Along with his sense of story detail, Andrew Kevin Walker has always been in his element when dealing with the darker side of human morality; not just the heinous actions we commit but also why we commit them. Sometimes, it’s down to a sense of twisted morality (Se7en), sometimes, it’s to fulfill a need for revenge against the ill actions of others (Sleepy Hollow), and sometimes, it’s just because they can (8MM). With that in mind, this film feels like the most unfiltered AKW has ever been because of how to-the-point it is. Here, we get more of the same questioning but with a far clearer answer: Because it gets people’s attention. With the year we’ve had in relation to Hollywood news, it may be a bit of an understatement to say that Hollywood isn’t full of particularly nice people. Of course, it’s only in the short amount of time since this film’s release that people are starting to really acknowledge that. The story itself, focusing on two down-on-their-luck creatives and their increasingly desperate attempts to gain notoriety, feels like the sort of story that just about every Hollywood writer wants to tell. The adage goes “write what you know”, and if you’re trying to make it in Hollywood, what you know may only be a feeling of rejection and discontent. It’s these same feelings that went into AKW’s script for Se7en, and here, it feels like he’s tapping even further into those instincts.

Now, with all that said, this isn’t a particularly insightful film. Rather than really delving into societal attitudes concerning why media tends to inadvertently reward those who do wrong, this seems to just wallow in it. With AKW’s other scripts largely focusing on a singular good character reacting to the evils around them, the approach here with focusing on the main sources of misery instead might show where the difference in efficacy spawned from. Or it could be that this might be the easiest job AKW has had yet, since his natural sense of world-building is practically gift-wrapped for him with the seedy L.A. backdrop containing enough cultural memory to be its own world already. Regardless, while the film certainly knows its stuff in terms of the means by which attention whores (let’s not mince words here; THAT’S what these people are) get their fix, it feels flat in really delving into the mindsets behind it. Honestly, it feels like it’s trying to be like Nightcrawler in how it subverts traditional storytelling tropes to highlight sociopaths rising to the top of the food chain, except without the heady thrills. Or standout acting. Or sense of dread about what’s going on. The concept for the film went through several stages under AKW, not even intending to be animated at all at first, and that amount of weathering and time for the titbits to become dated results in what we have here.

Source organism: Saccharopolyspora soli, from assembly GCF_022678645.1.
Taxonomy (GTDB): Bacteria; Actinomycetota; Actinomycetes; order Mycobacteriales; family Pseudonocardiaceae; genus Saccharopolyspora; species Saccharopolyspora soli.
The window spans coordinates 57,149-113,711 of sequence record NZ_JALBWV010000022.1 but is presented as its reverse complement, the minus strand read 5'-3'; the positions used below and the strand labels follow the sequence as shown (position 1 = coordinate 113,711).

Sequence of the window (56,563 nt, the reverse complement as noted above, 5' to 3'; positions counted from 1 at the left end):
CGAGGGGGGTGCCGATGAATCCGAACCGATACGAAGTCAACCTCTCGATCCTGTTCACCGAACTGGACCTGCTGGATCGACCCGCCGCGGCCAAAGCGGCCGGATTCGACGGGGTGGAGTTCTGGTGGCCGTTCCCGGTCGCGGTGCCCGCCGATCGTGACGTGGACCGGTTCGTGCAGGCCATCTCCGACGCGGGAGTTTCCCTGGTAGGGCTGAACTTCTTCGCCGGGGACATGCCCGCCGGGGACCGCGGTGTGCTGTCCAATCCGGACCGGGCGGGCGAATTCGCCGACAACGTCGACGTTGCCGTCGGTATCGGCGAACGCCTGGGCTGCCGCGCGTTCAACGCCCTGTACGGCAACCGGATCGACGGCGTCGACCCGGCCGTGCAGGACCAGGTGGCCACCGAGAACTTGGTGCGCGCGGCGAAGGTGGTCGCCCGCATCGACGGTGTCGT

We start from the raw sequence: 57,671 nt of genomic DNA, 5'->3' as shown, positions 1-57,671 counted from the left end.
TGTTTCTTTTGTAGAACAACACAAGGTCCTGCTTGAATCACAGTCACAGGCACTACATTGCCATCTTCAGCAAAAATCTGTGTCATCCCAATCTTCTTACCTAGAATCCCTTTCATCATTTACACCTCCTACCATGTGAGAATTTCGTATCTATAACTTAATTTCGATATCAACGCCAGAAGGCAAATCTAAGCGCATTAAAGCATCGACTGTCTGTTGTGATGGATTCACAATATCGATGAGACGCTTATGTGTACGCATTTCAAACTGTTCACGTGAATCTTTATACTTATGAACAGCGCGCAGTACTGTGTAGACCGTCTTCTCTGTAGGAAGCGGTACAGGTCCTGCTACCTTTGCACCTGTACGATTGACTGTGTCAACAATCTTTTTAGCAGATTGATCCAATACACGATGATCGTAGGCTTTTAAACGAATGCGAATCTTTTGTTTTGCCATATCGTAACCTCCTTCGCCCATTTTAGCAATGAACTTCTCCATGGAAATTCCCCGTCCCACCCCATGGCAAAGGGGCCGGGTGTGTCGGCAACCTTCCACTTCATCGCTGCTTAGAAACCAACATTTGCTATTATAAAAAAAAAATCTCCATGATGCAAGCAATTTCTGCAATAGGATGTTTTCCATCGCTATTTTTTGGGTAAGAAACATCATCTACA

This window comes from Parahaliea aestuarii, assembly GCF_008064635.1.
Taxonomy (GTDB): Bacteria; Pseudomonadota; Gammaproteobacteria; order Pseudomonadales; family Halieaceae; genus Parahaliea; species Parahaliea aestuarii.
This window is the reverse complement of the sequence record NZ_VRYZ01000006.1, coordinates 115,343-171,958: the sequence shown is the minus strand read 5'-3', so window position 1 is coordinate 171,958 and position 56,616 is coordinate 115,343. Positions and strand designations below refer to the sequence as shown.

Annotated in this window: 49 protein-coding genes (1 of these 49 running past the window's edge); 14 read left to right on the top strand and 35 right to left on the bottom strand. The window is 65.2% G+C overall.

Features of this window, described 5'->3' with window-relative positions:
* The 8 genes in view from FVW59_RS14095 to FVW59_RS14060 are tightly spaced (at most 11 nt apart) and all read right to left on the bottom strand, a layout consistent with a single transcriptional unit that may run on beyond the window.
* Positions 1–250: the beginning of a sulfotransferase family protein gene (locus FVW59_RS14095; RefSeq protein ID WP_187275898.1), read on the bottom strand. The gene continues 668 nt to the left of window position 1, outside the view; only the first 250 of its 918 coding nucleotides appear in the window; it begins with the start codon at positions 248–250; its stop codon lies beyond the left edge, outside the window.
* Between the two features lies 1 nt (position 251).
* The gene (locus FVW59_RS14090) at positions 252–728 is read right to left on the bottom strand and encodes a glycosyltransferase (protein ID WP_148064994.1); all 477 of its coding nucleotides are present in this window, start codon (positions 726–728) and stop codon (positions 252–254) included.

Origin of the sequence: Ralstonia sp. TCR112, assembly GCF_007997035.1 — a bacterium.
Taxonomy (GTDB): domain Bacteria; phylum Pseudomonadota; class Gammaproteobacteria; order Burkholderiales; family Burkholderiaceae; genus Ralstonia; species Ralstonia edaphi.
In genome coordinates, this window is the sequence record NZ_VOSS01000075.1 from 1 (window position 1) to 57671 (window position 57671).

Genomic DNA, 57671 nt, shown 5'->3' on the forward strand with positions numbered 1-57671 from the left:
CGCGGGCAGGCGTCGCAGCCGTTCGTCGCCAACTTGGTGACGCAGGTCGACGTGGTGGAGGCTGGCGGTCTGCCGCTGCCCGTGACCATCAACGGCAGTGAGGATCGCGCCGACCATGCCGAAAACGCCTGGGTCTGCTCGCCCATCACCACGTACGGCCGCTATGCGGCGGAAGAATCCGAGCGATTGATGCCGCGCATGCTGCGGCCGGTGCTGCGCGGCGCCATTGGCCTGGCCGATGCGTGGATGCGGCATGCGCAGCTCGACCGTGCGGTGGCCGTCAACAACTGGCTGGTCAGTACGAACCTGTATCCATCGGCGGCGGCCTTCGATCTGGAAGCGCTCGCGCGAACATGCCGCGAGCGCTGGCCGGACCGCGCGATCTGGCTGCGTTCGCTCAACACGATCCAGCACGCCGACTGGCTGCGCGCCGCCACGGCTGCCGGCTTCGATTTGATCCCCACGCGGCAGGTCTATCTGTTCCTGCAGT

All in all, while not without its artistic merits, it might actually be writer Andrew Kevin Walker’s most underwhelming work (maybe tied with The Wolfman, but that’s neither here nor there). The animation is very eye-grabbing and a tribute to a bygone era of American animation, the writing shows AKW in his psychologically dour element and the soundtrack by Night Club sets a nice acid-trip backdrop to what we’re seeing. However, between the lacklustre acting and the surface-level attempts at satire in the script, what good this film can generate is outweighed by the general apathy on display. It ranks lower than All Eyez On Me, which may have bottomed out by the end but it at least started with some promising notions. This is essentially a crudely-drawn shaggy dog story, complete with the non-existent punchline for an ending. However, as let-down as I am about this being the latest from one of my favourite writers, it still isn’t as disappointing as The LEGO Ninjago Movie, which by all rationality should have been better than it was.